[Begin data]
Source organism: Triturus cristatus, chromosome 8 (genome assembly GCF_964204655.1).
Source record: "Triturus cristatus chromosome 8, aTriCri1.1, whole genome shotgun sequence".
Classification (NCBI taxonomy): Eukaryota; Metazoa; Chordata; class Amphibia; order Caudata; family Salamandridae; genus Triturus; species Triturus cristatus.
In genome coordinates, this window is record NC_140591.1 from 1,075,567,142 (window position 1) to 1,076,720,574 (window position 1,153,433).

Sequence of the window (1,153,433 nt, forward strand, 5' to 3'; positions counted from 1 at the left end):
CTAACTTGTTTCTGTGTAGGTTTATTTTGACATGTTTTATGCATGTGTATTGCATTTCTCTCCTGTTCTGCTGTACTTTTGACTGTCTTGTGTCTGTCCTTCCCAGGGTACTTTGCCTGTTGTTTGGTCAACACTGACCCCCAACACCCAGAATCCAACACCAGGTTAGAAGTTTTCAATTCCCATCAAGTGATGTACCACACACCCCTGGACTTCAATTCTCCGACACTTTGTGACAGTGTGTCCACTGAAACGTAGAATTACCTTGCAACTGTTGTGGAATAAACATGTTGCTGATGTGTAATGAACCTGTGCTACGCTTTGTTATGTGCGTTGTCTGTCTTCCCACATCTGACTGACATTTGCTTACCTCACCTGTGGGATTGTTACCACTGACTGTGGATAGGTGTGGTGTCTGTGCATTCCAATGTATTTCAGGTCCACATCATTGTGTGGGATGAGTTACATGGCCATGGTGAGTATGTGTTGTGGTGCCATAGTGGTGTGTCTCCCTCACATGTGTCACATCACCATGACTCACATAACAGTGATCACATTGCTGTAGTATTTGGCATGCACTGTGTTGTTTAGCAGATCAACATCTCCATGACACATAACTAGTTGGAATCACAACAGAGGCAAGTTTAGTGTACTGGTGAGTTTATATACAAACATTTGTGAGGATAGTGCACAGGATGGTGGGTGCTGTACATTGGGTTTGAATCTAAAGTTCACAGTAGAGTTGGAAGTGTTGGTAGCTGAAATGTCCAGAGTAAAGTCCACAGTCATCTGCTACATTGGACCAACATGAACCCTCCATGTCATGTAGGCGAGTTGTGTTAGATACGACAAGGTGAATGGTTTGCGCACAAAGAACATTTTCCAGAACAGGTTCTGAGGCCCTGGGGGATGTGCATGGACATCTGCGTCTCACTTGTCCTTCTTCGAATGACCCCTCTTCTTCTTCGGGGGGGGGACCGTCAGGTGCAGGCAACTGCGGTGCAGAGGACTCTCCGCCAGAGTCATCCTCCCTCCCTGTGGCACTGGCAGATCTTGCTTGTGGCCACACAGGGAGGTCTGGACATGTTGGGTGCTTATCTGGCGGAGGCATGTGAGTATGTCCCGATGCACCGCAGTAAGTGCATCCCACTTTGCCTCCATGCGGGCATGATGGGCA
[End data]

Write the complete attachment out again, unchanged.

Source organism: Triturus cristatus, chromosome 8 (genome assembly GCF_964204655.1).
Source record: "Triturus cristatus chromosome 8, aTriCri1.1, whole genome shotgun sequence".
Classification (NCBI taxonomy): Eukaryota; Metazoa; Chordata; class Amphibia; order Caudata; family Salamandridae; genus Triturus; species Triturus cristatus.
In genome coordinates, this window is record NC_140591.1 from 1,075,567,142 (window position 1) to 1,076,720,574 (window position 1,153,433).

Sequence of the window (1,153,433 nt, forward strand, 5' to 3'; positions counted from 1 at the left end):
CTAACTTGTTTCTGTGTAGGTTTATTTTGACATGTTTTATGCATGTGTATTGCATTTCTCTCCTGTTCTGCTGTACTTTTGACTGTCTTGTGTCTGTCCTTCCCAGGGTACTTTGCCTGTTGTTTGGTCAACACTGACCCCCAACACCCAGAATCCAACACCAGGTTAGAAGTTTTCAATTCCCATCAAGTGATGTACCACACACCCCTGGACTTCAATTCTCCGACACTTTGTGACAGTGTGTCCACTGAAACGTAGAATTACCTTGCAACTGTTGTGGAATAAACATGTTGCTGATGTGTAATGAACCTGTGCTACGCTTTGTTATGTGCGTTGTCTGTCTTCCCACATCTGACTGACATTTGCTTACCTCACCTGTGGGATTGTTACCACTGACTGTGGATAGGTGTGGTGTCTGTGCATTCCAATGTATTTCAGGTCCACATCATTGTGTGGGATGAGTTACATGGCCATGGTGAGTATGTGTTGTGGTGCCATAGTGGTGTGTCTCCCTCACATGTGTCACATCACCATGACTCACATAACAGTGATCACATTGCTGTAGTATTTGGCATGCACTGTGTTGTTTAGCAGATCAACATCTCCATGACACATAACTAGTTGGAATCACAACAGAGGCAAGTTTAGTGTACTGGTGAGTTTATATACAAACATTTGTGAGGATAGTGCACAGGATGGTGGGTGCTGTACATTGGGTTTGAATCTAAAGTTCACAGTAGAGTTGGAAGTGTTGGTAGCTGAAATGTCCAGAGTAAAGTCCACAGTCATCTGCTACATTGGACCAACATGAACCCTCCATGTCATGTAGGCGAGTTGTGTTAGATACGACAAGGTGAATGGTTTGCGCACAAAGAACATTTTCCAGAACAGGTTCTGAGGCCCTGGGGGATGTGCATGGACATCTGCGTCTCACTTGTCCTTCTTCGAATGACCCCTCTTCTTCTTCGGGGGGGGGACCGTCAGGTGCAGGCAACTGCGGTGCAGAGGACTCTCCGCCAGAGTCATCCTCCCTCCCTGTGGCACTGGCAGATCTTGCTTGTGGCCACACAGGGAGGTCTGGACATGTTGGGTGCTTATCTGGCGGAGGCATGTGAGTATGTCCCGATGCACCGCAGTAAGTGCATCCCACTTTGCCTCCATGCGGGCATGATGGGCA